Conservationists are calling them “oilmarks” — subsidies left in the federal budget while other services are being cut. The state Wildlife Federation, environmental and outdoor groups say instead of earmarks, oil companies are given help, and that the U.S. House is cutting programs that protect water and air quality.
Steve Moore of the SC Wildlife Federation says that his and 45 other groups who signed a letter to Congress are wondering why.
Americans overwhelmingly show in polls that they’re in support of strong environmental regulations, clean water and clean air. But, yet, Congress and the House, this past weekend, decided to go in another direction and it’s just mystifying, why they would do that in the guise of reducing budget deficits, which just doesn’t do.
Moore explains “oilmarks” as :
Basically what they are, they’re earmarks for oil companies and some of the other polluters. And they can take two forms. They can be direct subsidies. There was one amendment that was offered that would cut the $4 billion a year subsidies that oil companies get and that was actually defeated. That was actually done something about budget deficits and reduced it about $4 billion bucks each year. But that was defeated.
The SC Wildlife Federation, Coastal Conservation League, the South Carolina Audobon Society and other national groups say natural resources are taking a hit to help business.
The environmental community is always accused of being “Chicken Little“ and always saying “the sky is falling.” But it’s always actually industry. Industry always says anytime there’s a new regulation, it’s going to drive them out of business, it’s going to run them overseas, it’s going to cost millions and millions of dollars and the truth is, that just doesn’t happen. The reason that companies relocate overseas is because of labor costs and insurance costs.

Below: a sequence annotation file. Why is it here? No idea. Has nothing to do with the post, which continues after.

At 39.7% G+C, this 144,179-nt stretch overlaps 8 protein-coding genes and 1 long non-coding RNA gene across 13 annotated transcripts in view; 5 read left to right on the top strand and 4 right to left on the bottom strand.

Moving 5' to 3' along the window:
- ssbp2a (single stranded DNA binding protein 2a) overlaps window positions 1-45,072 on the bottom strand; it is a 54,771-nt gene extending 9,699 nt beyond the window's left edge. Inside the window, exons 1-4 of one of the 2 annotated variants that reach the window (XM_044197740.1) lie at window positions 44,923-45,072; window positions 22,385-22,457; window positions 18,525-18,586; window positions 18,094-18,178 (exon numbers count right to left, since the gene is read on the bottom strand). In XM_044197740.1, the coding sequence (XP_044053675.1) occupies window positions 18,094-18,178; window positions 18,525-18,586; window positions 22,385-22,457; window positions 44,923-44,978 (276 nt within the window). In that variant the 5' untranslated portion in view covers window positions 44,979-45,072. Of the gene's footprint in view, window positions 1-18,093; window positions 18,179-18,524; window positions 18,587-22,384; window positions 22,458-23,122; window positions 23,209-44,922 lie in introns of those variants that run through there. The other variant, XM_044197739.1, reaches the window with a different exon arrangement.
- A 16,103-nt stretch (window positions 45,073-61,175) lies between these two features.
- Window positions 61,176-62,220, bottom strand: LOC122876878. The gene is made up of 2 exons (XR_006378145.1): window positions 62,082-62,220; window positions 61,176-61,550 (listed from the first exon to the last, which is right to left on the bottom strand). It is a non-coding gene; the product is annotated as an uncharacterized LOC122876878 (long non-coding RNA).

Moore of the Wildlife Federation says that Congress is making cuts to some programs that save the nation money:
It’s kind of one of these things where it’s hard to figure out how many things you’ve prevented from happening. But obviously with air being cleaner and water being cleaner we’ve actually saved money in health benefits. We also employ a lot of people in enviornmental technology industries in this country and we export that technology around the world. It employes almost two-million Americans.
These groups signed a letter to Congress asking them to reconsider cutting funds under the clean air and water acts, while offering subsidies to oil interests, or, as they call them, oilmarks.
But at the same time there still giving $4 billion a year subsidy to the oil companies. Exxon Mobile was the most successful company in the world last year and it’s hard to figure out why the taxpayer should be subsidizing them. These things don’t have anything to do with the budget deficit. And that’s what’s unusual about this. These things don’t really cut the budget deficit. We’re talking at the most a few million, when we’re still giving oil companies $4 billion.